The Oregon Department of Agriculture is offering farmers loans of up to $150,000 that can be forgiven to help the agriculture industry recover from last year’s natural disasters.
The $40 million program, approved by the Legislature in December, applies to farm revenue throughout the year – not just in the immediate wake of a disaster. In 2021, the state endured hundreds of wildfires starting in May, including the Bootleg fire in southern Oregon which burned more than 340,000 acres.
Farmers also were hit with a deep freeze in February and a “heat dome” in the summer when temperatures soared to a statewide high of 119 in Jefferson County. The Legislature designated $5 million of the program for that county’s farmers.
TO APPLY Visit the ODAP webpage for an example application
Agriculture Department officials did not know how many owners would qualify. According to the department, Oregon had more than 37,000 farms and ranches last December.
Many of them have been hit by the continuing drought. But state officials said the program would not apply to income lost because of dry conditions.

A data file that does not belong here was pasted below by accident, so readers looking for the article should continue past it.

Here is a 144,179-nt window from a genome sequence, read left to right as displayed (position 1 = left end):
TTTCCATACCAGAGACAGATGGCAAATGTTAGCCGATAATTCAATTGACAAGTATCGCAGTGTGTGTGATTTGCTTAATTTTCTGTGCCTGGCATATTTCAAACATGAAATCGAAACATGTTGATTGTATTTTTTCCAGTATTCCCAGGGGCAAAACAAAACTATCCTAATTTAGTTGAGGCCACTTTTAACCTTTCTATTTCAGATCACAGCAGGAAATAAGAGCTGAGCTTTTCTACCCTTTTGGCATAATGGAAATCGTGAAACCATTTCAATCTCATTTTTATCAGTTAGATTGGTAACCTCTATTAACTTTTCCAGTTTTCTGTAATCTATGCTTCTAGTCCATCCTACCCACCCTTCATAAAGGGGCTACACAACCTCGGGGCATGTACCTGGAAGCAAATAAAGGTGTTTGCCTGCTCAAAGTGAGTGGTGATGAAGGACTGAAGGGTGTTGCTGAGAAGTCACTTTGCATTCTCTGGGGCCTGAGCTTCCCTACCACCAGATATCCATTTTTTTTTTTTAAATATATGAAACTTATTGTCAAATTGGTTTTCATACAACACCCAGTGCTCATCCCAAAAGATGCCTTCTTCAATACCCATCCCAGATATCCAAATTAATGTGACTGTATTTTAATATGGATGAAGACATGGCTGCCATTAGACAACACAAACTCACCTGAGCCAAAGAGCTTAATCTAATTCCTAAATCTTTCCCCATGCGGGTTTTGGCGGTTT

The loans would be forgivable to owners who have not received federal disaster relief money, and are limited to $150,000. Applicants who meet the U.S. Department of Agriculture’s definition of a historically underserved producer or earn less than $350,000 in gross income a year are the only ones who would qualify for the highest amounts, state officials said.
Owners can apply for the money through four banks that lend to the agriculture industry:
- Umpqua Bank
- Columbia Bank
- Bank of Eastern Oregon
- Old West Federal Credit Union
Agriculture Department officials said they may conduct a second round of funding, depending on what remains after the first round.
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